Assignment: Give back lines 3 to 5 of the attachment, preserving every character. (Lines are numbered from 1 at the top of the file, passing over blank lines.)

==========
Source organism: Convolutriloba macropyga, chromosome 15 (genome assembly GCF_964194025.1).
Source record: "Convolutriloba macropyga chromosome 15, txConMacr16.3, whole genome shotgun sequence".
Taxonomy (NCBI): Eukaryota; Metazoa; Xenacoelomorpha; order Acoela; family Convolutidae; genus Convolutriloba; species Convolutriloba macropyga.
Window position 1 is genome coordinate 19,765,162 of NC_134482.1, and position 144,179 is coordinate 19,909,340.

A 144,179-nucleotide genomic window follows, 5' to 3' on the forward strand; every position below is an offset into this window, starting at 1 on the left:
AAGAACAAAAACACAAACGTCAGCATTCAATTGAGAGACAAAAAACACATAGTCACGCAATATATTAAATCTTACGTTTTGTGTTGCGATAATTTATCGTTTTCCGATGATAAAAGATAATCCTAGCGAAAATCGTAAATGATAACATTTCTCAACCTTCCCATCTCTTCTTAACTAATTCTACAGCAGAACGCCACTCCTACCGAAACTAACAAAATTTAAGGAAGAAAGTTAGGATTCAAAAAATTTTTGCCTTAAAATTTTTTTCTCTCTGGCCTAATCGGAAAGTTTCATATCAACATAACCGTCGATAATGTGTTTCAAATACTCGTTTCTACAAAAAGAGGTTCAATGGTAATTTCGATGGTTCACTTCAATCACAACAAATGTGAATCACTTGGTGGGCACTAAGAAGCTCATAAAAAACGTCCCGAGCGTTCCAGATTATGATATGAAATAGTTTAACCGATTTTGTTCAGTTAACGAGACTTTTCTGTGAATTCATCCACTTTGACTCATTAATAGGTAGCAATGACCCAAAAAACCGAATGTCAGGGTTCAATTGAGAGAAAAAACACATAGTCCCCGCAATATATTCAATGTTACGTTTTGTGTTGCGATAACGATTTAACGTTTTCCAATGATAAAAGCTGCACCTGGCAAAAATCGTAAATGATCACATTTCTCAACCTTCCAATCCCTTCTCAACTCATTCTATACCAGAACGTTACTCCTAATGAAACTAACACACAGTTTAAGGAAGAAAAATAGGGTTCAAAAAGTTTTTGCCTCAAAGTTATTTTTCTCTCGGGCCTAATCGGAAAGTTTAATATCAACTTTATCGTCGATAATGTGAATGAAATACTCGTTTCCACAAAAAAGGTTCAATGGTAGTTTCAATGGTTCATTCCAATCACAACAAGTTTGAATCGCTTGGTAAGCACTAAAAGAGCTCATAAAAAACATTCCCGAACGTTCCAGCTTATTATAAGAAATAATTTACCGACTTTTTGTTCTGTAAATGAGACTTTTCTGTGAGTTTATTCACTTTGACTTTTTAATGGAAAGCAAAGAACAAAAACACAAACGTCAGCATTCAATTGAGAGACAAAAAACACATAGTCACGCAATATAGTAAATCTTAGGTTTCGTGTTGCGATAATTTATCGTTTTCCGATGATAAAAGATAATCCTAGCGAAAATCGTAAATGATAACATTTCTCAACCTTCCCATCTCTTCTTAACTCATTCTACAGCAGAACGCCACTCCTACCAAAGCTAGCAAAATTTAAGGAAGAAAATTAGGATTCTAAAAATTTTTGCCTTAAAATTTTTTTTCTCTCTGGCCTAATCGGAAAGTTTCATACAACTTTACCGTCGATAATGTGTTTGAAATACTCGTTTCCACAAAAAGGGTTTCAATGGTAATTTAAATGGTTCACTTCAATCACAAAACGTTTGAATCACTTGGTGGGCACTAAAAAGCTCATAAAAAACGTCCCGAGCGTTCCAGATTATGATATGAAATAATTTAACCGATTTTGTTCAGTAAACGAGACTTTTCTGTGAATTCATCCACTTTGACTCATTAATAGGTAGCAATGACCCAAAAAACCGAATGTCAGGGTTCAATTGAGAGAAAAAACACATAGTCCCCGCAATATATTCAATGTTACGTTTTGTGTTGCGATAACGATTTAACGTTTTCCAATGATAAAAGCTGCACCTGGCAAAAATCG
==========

Taxonomy (NCBI): Eukaryota; Metazoa; Xenacoelomorpha; order Acoela; family Convolutidae; genus Convolutriloba; species Convolutriloba macropyga.
Window position 1 is genome coordinate 19,765,162 of NC_134482.1, and position 144,179 is coordinate 19,909,340.

A 144,179-nucleotide genomic window follows, 5' to 3' on the forward strand; every position below is an offset into this window, starting at 1 on the left: